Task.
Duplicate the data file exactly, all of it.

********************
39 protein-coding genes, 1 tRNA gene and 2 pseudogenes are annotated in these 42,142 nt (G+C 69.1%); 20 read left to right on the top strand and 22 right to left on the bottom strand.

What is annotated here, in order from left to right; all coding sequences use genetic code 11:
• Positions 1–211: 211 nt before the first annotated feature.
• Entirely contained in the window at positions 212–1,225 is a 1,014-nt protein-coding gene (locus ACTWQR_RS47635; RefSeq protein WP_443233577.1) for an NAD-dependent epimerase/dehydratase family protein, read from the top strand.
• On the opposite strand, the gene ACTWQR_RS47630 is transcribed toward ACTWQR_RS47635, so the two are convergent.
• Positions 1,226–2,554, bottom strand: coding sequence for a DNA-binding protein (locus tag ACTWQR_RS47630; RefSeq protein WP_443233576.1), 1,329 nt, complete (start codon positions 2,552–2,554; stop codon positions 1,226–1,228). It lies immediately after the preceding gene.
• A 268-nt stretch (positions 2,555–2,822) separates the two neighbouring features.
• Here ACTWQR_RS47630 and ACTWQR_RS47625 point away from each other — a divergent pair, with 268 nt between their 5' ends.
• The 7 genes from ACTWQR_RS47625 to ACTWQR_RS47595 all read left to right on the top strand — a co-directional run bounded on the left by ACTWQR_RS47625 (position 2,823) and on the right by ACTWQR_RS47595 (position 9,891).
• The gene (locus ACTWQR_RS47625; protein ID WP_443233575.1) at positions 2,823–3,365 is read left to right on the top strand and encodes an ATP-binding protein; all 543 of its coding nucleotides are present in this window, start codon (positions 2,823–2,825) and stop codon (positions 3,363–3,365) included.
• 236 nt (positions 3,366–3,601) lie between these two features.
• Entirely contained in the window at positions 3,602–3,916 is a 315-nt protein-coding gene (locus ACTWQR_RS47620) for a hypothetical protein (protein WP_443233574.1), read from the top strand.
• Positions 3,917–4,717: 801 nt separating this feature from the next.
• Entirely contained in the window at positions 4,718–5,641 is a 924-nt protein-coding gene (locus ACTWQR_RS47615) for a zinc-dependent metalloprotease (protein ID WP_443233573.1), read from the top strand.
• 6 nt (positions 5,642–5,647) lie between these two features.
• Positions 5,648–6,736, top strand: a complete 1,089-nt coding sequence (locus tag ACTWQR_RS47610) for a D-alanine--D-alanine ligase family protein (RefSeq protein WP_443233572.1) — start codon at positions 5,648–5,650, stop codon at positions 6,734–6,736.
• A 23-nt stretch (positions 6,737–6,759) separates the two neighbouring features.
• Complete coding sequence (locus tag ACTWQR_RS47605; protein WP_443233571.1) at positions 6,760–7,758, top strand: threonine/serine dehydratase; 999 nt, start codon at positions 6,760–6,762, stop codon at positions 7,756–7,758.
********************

39 protein-coding genes, 1 tRNA gene and 2 pseudogenes are annotated in these 42,142 nt (G+C 69.1%); 20 read left to right on the top strand and 22 right to left on the bottom strand.

What is annotated here, in order from left to right; all coding sequences use genetic code 11:
• Positions 1–211: 211 nt before the first annotated feature.
• Entirely contained in the window at positions 212–1,225 is a 1,014-nt protein-coding gene (locus ACTWQR_RS47635; RefSeq protein WP_443233577.1) for an NAD-dependent epimerase/dehydratase family protein, read from the top strand.
• On the opposite strand, the gene ACTWQR_RS47630 is transcribed toward ACTWQR_RS47635, so the two are convergent.
• Positions 1,226–2,554, bottom strand: coding sequence for a DNA-binding protein (locus tag ACTWQR_RS47630; RefSeq protein WP_443233576.1), 1,329 nt, complete (start codon positions 2,552–2,554; stop codon positions 1,226–1,228). It lies immediately after the preceding gene.
• A 268-nt stretch (positions 2,555–2,822) separates the two neighbouring features.
• Here ACTWQR_RS47630 and ACTWQR_RS47625 point away from each other — a divergent pair, with 268 nt between their 5' ends.
• The 7 genes from ACTWQR_RS47625 to ACTWQR_RS47595 all read left to right on the top strand — a co-directional run bounded on the left by ACTWQR_RS47625 (position 2,823) and on the right by ACTWQR_RS47595 (position 9,891).
• The gene (locus ACTWQR_RS47625; protein ID WP_443233575.1) at positions 2,823–3,365 is read left to right on the top strand and encodes an ATP-binding protein; all 543 of its coding nucleotides are present in this window, start codon (positions 2,823–2,825) and stop codon (positions 3,363–3,365) included.
• 236 nt (positions 3,366–3,601) lie between these two features.
• Entirely contained in the window at positions 3,602–3,916 is a 315-nt protein-coding gene (locus ACTWQR_RS47620) for a hypothetical protein (protein WP_443233574.1), read from the top strand.
• Positions 3,917–4,717: 801 nt separating this feature from the next.
• Entirely contained in the window at positions 4,718–5,641 is a 924-nt protein-coding gene (locus ACTWQR_RS47615) for a zinc-dependent metalloprotease (protein ID WP_443233573.1), read from the top strand.
• 6 nt (positions 5,642–5,647) lie between these two features.
• Positions 5,648–6,736, top strand: a complete 1,089-nt coding sequence (locus tag ACTWQR_RS47610) for a D-alanine--D-alanine ligase family protein (RefSeq protein WP_443233572.1) — start codon at positions 5,648–5,650, stop codon at positions 6,734–6,736.
• A 23-nt stretch (positions 6,737–6,759) separates the two neighbouring features.
• Complete coding sequence (locus tag ACTWQR_RS47605; protein WP_443233571.1) at positions 6,760–7,758, top strand: threonine/serine dehydratase; 999 nt, start codon at positions 6,760–6,762, stop codon at positions 7,756–7,758.